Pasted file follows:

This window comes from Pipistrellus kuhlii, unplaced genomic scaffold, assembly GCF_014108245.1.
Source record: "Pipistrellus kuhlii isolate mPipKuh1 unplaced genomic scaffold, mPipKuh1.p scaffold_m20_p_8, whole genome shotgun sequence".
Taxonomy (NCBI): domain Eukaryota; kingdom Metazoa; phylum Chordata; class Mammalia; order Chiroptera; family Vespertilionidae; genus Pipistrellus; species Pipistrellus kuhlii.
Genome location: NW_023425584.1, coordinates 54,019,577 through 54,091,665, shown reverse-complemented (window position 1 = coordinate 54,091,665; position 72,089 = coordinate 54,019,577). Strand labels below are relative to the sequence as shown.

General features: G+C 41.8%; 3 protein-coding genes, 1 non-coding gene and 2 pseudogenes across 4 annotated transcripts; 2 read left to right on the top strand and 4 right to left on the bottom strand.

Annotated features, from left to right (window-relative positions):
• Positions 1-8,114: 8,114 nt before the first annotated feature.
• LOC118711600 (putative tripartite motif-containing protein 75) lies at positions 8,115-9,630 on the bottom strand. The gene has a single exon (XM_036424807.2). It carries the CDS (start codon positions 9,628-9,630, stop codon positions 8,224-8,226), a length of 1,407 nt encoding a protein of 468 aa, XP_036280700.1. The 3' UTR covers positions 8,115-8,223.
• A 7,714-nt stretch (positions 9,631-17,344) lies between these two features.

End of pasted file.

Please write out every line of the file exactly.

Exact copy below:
This window comes from Pipistrellus kuhlii, unplaced genomic scaffold, assembly GCF_014108245.1.
Source record: "Pipistrellus kuhlii isolate mPipKuh1 unplaced genomic scaffold, mPipKuh1.p scaffold_m20_p_8, whole genome shotgun sequence".
Taxonomy (NCBI): domain Eukaryota; kingdom Metazoa; phylum Chordata; class Mammalia; order Chiroptera; family Vespertilionidae; genus Pipistrellus; species Pipistrellus kuhlii.
Genome location: NW_023425584.1, coordinates 54,019,577 through 54,091,665, shown reverse-complemented (window position 1 = coordinate 54,091,665; position 72,089 = coordinate 54,019,577). Strand labels below are relative to the sequence as shown.

General features: G+C 41.8%; 3 protein-coding genes, 1 non-coding gene and 2 pseudogenes across 4 annotated transcripts; 2 read left to right on the top strand and 4 right to left on the bottom strand.

Annotated features, from left to right (window-relative positions):
• Positions 1-8,114: 8,114 nt before the first annotated feature.
• LOC118711600 (putative tripartite motif-containing protein 75) lies at positions 8,115-9,630 on the bottom strand. The gene has a single exon (XM_036424807.2). It carries the CDS (start codon positions 9,628-9,630, stop codon positions 8,224-8,226), a length of 1,407 nt encoding a protein of 468 aa, XP_036280700.1. The 3' UTR covers positions 8,115-8,223.
• A 7,714-nt stretch (positions 9,631-17,344) lies between these two features.